Hello everyone, I am 13 years old. I just got Dick Mills Pitching Mastery video series and conditioning manual about 3 months ago. I’ve decided that I’m going to do the exact 12 week sample condition calender listed in the back of the book. I’m new to most of it so I think it would be best to start out with that and then change it some for my specific needs. I’m planning on starting this at the beginning of the year. My question is, does anyone have any advice on what I should do between now and then. Right now I am just working to get into good overall shape, but using the excercises in Dicks manual and i’m working on mechanics. I’d greatly appreciate any advice from everyone. Sincerely, Nick
I would try and recognize all the imbalances that you have in your body now and work them out. Also I would work on your core strength and build a strength base now before you start the Plyos. If you do all this you will be set and ready to go when you start your conditioning program.
We start our high school players the first of the year & I’d just echo the thoughts of the previous post. By the way, we incorporated Dick’s conditioning program into ours last year & got significant boosts & we had already been doing plyos, sprints, & some core exercises before last year. Karlos
Ginny/Dick My son will be 18 in December, stands about 6’2″, and weighs 170-180 pounds. He is not of a bulky build, but is somewhat “ripped”. My questions are what color exertubing (spri)should he be using (maybe a couple different colors,i.e. strenghts)? Ditto on xering, and medicine ball weights (seems like two of the following three sizes would be good 6-8-10?). Thanks!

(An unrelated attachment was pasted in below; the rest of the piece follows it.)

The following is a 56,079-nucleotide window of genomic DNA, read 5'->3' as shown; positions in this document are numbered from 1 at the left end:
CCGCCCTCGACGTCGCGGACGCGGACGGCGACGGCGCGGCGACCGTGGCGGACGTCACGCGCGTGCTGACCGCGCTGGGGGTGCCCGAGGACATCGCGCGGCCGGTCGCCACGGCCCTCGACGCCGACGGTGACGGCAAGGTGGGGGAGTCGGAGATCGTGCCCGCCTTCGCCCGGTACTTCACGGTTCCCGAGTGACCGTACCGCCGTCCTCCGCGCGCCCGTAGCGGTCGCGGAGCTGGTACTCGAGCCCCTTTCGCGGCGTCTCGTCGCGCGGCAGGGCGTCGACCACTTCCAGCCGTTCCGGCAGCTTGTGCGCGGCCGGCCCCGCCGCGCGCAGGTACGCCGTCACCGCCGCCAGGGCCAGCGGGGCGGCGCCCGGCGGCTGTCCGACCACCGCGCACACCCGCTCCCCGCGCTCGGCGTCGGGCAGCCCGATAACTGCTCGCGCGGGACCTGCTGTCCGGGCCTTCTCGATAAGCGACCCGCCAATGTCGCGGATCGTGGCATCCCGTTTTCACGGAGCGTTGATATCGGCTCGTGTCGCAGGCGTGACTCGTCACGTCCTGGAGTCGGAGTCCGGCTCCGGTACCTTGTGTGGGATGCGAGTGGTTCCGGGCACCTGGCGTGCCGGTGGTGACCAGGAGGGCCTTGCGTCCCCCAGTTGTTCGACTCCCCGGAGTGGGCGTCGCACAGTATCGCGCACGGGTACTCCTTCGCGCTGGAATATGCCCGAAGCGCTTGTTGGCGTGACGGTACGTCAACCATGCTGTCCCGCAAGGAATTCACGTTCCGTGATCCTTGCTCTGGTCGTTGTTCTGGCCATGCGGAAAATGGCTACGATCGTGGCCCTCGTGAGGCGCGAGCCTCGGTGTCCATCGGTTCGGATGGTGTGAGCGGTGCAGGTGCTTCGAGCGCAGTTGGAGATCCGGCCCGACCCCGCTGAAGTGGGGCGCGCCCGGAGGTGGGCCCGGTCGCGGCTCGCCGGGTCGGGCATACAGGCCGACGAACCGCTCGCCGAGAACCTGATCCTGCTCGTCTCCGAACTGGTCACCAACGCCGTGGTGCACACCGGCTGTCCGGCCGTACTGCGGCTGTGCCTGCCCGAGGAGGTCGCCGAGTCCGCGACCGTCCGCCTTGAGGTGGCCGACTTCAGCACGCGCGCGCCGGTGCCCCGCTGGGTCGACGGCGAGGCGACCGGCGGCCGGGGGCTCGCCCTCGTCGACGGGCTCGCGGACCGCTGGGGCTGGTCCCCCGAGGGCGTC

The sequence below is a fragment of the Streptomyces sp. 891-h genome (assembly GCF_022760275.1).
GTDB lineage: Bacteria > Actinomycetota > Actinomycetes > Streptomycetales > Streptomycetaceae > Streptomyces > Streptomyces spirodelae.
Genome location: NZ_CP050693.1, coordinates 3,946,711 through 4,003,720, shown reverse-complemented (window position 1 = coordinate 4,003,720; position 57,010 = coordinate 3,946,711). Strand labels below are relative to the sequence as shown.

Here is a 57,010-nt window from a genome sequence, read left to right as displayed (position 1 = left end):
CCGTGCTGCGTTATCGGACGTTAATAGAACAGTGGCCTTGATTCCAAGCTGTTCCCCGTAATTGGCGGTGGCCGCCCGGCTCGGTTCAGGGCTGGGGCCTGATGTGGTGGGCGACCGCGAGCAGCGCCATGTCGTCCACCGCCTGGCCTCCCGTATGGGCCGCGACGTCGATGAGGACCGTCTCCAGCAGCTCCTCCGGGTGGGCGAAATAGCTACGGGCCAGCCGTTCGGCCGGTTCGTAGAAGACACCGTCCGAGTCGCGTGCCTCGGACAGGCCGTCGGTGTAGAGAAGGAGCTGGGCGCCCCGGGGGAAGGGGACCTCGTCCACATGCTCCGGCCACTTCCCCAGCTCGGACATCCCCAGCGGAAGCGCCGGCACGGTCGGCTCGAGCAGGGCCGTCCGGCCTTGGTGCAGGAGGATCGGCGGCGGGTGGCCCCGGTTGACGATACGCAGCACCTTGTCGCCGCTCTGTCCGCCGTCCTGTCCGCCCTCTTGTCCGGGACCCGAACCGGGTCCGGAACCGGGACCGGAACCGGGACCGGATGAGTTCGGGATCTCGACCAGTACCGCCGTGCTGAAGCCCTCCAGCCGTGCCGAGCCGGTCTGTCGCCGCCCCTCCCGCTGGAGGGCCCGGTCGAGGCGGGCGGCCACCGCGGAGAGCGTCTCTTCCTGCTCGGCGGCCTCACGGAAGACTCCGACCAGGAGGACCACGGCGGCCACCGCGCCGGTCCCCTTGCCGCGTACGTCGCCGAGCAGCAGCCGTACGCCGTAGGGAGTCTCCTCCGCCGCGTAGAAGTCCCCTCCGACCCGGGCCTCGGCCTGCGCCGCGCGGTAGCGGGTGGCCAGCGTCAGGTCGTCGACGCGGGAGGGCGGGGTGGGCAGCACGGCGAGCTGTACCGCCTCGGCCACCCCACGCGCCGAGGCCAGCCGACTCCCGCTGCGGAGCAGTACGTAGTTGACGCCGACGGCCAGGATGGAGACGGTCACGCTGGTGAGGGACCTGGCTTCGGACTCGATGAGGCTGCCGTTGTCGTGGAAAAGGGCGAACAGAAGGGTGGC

Dear Johnny Pops: Your son should be using a red exertube, a red ultra toner and a blue xering. He should be using an 8lb. med. ball for explosive work (i.e. chest pass)and maybe a 10lb. for exercises such as onelegged med ball touch downs. The reason you don’t want to go too heavy on upper body med ball plyometrics is that you want to work the fast twitch fibers that produce power and speed. If the weight is too heavy it ends up assimilating a lift performed ballistically which can be injurious to soft tissue and the joints. The plyometric throws should be tossed with as much speed as possible, that’s why it’s referred to as a “hot potato”. If the throws are too slow then it may not be constituting a plyometric. Sincerely, Ginny
Ginny, Thanks for your reply; the training stuff is ordered, but I forget to ask you “is there some place we can order the platforms/benches the two young fellows in your conditioning video jump onto, off of, and over”????? Thanks!
Dear JohnnyPops: Go to http://www.performbetter.com web site and you will see they sell this bench. They are very sturdy as my 240lb. minor leaguers crashed down on them and they are still like new-maybe a little gym dust but that’s all. Have fun. Ginny
I’m a 6’5″ lefty senior in high school, and I was wondering since I’m so tall should I concentrate even more on core strength and stabilization? In terms of maybe more sets or more reps? I’ve noticed that its hard for me to achieve good balance from the time I let my leg down to the time I plant my foot. I’ve worked a lot on balance drills, the 2×4, etc. They’ve helped considerably, but I still don’t have perfect balance which I know is hurting my overall delivery. I really don’t want to be wasting the offseason doing the wrong stuff. I’ve committed myself completely to my offseason training program, and am going to take it as serious as if I were going to pitch in lets say the state championship game. I’m already to step it up, and take it to the next level.